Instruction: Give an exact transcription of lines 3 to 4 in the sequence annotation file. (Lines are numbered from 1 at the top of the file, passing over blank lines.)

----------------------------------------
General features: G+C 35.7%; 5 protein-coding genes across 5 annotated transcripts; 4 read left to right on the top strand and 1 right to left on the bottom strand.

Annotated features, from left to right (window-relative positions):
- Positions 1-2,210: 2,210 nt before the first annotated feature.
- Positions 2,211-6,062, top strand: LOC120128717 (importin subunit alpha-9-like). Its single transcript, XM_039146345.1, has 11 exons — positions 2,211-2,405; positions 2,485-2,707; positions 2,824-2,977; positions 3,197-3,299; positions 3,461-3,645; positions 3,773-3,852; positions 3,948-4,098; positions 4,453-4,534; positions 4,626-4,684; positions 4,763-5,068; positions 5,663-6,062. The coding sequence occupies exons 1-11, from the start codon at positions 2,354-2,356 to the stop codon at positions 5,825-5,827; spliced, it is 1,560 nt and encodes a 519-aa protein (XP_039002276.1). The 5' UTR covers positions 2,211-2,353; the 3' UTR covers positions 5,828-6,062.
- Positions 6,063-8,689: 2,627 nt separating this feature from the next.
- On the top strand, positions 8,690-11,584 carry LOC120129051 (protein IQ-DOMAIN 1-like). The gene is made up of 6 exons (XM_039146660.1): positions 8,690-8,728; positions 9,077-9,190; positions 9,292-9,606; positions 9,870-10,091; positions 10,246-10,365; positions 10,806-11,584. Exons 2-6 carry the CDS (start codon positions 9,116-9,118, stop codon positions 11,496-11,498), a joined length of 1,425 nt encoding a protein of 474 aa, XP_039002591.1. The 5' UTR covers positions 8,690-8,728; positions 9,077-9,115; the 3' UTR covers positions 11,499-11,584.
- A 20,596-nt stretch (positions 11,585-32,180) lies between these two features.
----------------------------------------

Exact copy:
- Positions 1-2,210: 2,210 nt before the first annotated feature.
- Positions 2,211-6,062, top strand: LOC120128717 (importin subunit alpha-9-like). Its single transcript, XM_039146345.1, has 11 exons — positions 2,211-2,405; positions 2,485-2,707; positions 2,824-2,977; positions 3,197-3,299; positions 3,461-3,645; positions 3,773-3,852; positions 3,948-4,098; positions 4,453-4,534; positions 4,626-4,684; positions 4,763-5,068; positions 5,663-6,062. The coding sequence occupies exons 1-11, from the start codon at positions 2,354-2,356 to the stop codon at positions 5,825-5,827; spliced, it is 1,560 nt and encodes a 519-aa protein (XP_039002276.1). The 5' UTR covers positions 2,211-2,353; the 3' UTR covers positions 5,828-6,062.